From her perch as one of Mumbai's leading socialites to her similar role in New York, philanthropist, entrepreneur and intrepid traveller, Meera Gandhi appears never to let the dust settle under her restless feet
From her perch as one of Mumbai's leading socialites to her similar role in New York, philanthropist, entrepreneur and intrepid traveller, Meera Gandhi appears never to let the dust settle under her restless feet. This weekend saw the erstwhile Mumbai chi mulgi launch 'The Meera Gandhi Show,' her new talk show on TV #TheMeeraGandhiShow on health, happiness and joyfulness. "Enjoy my joyful and well-paced talk show. Wishing you abundant joy!" she said by way of introducing it.
Art for country's sake
A most significant and hush-hush meeting was held last week when Delhi-based Neha Kirpal, the dynamic founder of the India Art Summit, flew down to meet some of Mumbai's leading gallerists for addressing the issue of the impending GST Bill, and how it would impact the already beleaguered art world. Present at the discussion were Abhay Maskara, Usha Mirchandani, Mortimer Chatterjee, Khorshed Pundole, Arshiya Lokhandwala, Shanti and Sangita Chopra amongst others, with conference inputs from Dadiba Pundole and Aparajita Jain.
"It was decided that the art community should make a pitch for the 4% slot, as there was a very small percentage of artists/galleries who earn top dollar, and a tax that was any higher that what is being charged currently (between 12.5% and 13.5%) would kill the industry," said a source.
"What is more significant is that there was a discussion to set up of an association working title National Visual Arts Association (NVAA), which would take a representation to Finance Minister Arun Jaitley to emphasise the importance of supporting the art community in India.
With approximately 5-6 million Indians involved in the art and crafts sectors, and the positive impact of Kochi Muziris Biennale and India Art Fair on tourism culture; education, outreach and engagement art ought not to be viewed as a luxury but as every Indian's right to enlightenment," said the source.
Aparajita Jain. Pic/Twitter
A vibrant art climate in a country is indicative of a nation's health. Art heals, inspires, and adds unqualifiable richness to our lives. Isn't art as important as branded paneer, frozen vegetables and broomsticks — items to be taxed at 5% on the list approved by the GST Council? One hopes that the answer to that is self-evident to the powers that be.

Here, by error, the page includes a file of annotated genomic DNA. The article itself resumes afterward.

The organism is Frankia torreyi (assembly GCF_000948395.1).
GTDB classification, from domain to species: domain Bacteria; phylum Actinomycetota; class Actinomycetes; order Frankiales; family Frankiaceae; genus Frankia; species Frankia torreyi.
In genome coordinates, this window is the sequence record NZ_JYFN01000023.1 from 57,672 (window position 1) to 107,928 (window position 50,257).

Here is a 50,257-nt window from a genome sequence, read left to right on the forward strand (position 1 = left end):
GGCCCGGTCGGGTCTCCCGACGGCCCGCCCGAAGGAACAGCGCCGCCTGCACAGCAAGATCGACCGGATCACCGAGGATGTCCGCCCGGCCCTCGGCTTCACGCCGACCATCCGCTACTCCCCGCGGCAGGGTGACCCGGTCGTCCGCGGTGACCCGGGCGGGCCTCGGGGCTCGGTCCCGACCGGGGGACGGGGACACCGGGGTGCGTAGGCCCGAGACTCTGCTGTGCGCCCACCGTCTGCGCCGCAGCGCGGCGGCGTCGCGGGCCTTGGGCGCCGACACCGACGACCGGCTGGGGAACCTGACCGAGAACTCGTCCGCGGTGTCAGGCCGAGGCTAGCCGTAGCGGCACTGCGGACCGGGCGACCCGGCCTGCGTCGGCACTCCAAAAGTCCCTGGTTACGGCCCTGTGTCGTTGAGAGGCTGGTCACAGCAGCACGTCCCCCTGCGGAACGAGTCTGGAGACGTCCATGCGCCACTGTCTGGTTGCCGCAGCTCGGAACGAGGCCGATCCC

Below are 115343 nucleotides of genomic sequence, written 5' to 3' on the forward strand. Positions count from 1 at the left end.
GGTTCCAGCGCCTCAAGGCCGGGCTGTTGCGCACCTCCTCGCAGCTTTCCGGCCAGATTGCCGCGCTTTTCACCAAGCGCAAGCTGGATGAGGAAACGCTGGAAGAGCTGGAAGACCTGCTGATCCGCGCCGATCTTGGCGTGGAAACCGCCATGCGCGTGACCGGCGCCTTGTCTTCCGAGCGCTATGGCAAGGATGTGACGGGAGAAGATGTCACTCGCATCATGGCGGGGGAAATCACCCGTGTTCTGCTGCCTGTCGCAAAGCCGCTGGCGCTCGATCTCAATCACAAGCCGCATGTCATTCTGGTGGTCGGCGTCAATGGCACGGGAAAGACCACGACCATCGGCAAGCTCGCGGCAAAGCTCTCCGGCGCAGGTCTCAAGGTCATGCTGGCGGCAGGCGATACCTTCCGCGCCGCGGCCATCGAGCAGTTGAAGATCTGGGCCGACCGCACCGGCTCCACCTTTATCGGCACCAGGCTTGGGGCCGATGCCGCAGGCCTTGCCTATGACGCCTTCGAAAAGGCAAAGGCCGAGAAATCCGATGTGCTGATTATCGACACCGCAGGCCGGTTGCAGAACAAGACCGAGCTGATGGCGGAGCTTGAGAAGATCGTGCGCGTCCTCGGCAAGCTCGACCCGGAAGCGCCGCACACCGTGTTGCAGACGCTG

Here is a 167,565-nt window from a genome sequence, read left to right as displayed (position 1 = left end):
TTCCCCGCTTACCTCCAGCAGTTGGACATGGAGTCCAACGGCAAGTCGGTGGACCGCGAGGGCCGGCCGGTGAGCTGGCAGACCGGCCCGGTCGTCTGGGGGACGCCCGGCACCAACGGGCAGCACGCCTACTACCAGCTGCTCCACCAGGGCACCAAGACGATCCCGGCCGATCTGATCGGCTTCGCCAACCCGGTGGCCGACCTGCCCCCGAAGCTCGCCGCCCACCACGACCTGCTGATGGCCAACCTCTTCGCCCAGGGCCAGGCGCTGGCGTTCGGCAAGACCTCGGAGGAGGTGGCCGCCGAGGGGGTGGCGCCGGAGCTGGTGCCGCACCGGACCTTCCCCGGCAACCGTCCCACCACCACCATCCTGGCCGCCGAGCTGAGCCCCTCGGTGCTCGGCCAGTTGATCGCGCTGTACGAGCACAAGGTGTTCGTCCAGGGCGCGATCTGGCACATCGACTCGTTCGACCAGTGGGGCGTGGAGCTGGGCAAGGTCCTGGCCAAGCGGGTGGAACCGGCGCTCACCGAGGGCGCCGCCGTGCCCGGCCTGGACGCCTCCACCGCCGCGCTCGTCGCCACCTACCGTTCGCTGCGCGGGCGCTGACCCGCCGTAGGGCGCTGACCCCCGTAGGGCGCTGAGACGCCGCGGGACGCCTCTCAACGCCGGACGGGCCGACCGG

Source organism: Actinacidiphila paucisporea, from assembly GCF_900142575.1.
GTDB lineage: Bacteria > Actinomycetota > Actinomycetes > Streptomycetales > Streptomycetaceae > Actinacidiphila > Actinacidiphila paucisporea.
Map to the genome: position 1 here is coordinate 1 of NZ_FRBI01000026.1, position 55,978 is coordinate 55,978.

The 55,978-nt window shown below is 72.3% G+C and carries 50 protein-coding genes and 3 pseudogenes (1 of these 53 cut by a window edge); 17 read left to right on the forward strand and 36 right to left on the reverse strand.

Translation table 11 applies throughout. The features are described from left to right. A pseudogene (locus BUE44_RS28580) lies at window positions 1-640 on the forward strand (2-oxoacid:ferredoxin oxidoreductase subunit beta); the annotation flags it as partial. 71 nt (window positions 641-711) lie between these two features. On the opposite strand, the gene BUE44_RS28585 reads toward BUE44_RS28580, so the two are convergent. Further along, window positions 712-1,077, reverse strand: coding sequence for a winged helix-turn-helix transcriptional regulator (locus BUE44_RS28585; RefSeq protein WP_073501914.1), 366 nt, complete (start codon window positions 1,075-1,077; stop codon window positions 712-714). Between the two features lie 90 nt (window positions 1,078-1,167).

Nazia and Zoheb Hassan
In the eighties and early nineties, the brother-sister duo of Nazia and Zoheb Hassan was a runaway success, selling more than 75 million records worldwide with hits Disco Deewane, Star, and Hotline, and a fan-following that extended from the Indian Subcontinent to South America. But with the untimely death of Nazia in 2000 — she succumbed to cancer — and her grief-stricken brother's reluctance to carry on, their fans were left bereft of the happy, upbeat music from of the good-looking Pakistani siblings. But talent never dies, and word comes in that the legacy continues through the London-based Zoheb's talented school-going daughters Allyana and Mia Hassan.
"They are presently working with a top British music producer on their new single "Hold On Tight" that the younger sibling, Mia, has composed," says their proud father.
And yes, while the girls love to sing their father and aunt's hit pop tracks, they want to make an album of their own, says Zoheb, adding, "Of course, right now, they are busy study-ing for their upcoming mid-term exams."
It's playtime, folks
"It's a big week ahead for us," said restaurateur AD Singh, when we caught up with him over the weekend. "Two of our best and hippest restaurant brands are set to open in Mumbai," added the consummate man about town, while enjoying some Sunday afternoon time with his daughter, the feisty Zoe Tara. Singh was referring to the launch of 'Toast and Tonic,' an outpost of his hugely successful offering in Bengaluru, which will open its doors at BKC, and 'Hello Guppy' next door to it.
Singh spoke, even as Zoe Tara mounted an attempt to sabotage his restaurant spiel. "Oww! She's jumping on my head now," said Singh delightedly cutting short the telephone call, as Zoe Tara was all ready to be taken for a play date to the club. Because, as one of the country's most successful restaurateurs knows, nothing is as important as playtime with a five-year-old.
A Sunday with the trolls
We aren't sure Pritish Nandy had a relaxing Sunday yesterday, as he was the latest victim to be trolled for his seemingly innocuous and, on the whole, sensible social media posts. Large sections of Twitterati took offence at his tweets on various issues, such as GST, censorship, and nationalism. "Those were days when everyone was free to have their own say. Not like today when 70% of India has taped its mouth shut," was one of the tweets that had triggered the backlash. And it is a measure of how wearying the whole business is, that after diligently responding to all the trollers by the late afternoon, the consummate wordsmith Pritish, decided to call it a day and throw in the towel. "Ok guys, the troll shift is over. Go home now. And don't forget to collect your wages from those who hire you. Will meet again another day," he posted.